[When the transcript becomes available, this is where it will appear.]

This work is made available under a Creative Commons BY-NC-SA license. This presentation may be re-used for non-commercial purposes within the terms of the Creative Commons license. The non-commercial and share-alike conditions are required to adhere to the licensing of the imagery used. Please contact me if you require an alternative version. As a minimum, attribution should read: “Source: Stilgherrian.” Online versions must link the word Stilgherrian to the website at

Talking Yahoo!, Summly and more on ABC Local Radio

ABC logoThe $30 million purchase of internet startup Summly by Yahoo!, the fourth most-visited online service, certainly attracted media attention today — thanks to founder Nick D’Aloisio being just 17 years old. So yeah, I did some radio.

I’ve just finished talking about that — and a whole bunch of semi-related issues like robot journalists and data mining — on ABC Local Radio around NSW with Rosie Beaton, who’s filling in for regular presenter Dom Knight.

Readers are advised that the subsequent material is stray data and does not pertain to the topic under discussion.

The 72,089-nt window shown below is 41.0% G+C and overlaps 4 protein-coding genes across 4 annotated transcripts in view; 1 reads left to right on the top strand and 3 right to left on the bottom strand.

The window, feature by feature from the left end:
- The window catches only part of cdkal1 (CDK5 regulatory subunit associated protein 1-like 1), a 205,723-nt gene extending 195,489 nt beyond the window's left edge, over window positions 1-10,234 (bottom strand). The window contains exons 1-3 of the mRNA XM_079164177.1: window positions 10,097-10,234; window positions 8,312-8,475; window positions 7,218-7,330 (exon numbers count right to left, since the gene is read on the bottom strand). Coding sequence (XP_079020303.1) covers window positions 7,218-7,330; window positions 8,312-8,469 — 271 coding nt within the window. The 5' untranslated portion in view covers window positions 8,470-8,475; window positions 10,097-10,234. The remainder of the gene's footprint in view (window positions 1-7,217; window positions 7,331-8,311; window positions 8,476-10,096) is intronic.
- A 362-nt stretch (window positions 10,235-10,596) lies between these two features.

I thought we’d talk for maybe five minutes, but it ended up being a 20-minute chat. Here’s the entire audio.

The audio is of course ©2013 Australian Broadcasting Corporation, archived here because it isn’t being archived anywhere else.

Algorithms and the Filter Bubble: UTS guest lecture

Diagram of the Australian political Twitterverse: click for article "Twitter mapping and how we choose our own adventure"On Monday I’m delivering a guest lecture at the University of Technology Sydney. “Algorithms and the Filter Bubble” is the supplied title, and in theory I’ll be looking at Google (and friends), big data and personalised news filtering.

The students — who are, I’m told, “first and second year students who are at the beginning of their media studies degrees” — have been given some pre-reading: Eli Pariser’s book The filter bubble: what the Internet is hiding from you (specifically the chapter “The User is the Content”, pages 47-76 in the edition I’ve seen; check the Wikipedia summary), and David Beer’s paper “Power through the algorithm? Participatory web cultures and the technological unconscious”. I’m about to read them myself.

But I reckon the bleeding-edge action here is in advertising, not news, and especially the comprehensive data mining that allows, for example, Target in the US to figure out that a woman is pregnant just by her shopping list.

After I discussed these topics with the lecturer, I sent her a list of related material I’d written. I believe this has been sent to the students.

I also linked to my presentation at Consilium 2012: Social media is destroying society? Good!

Since then, ProPublica has posted an excellent article, Everything We Know About What Data Brokers Know About You.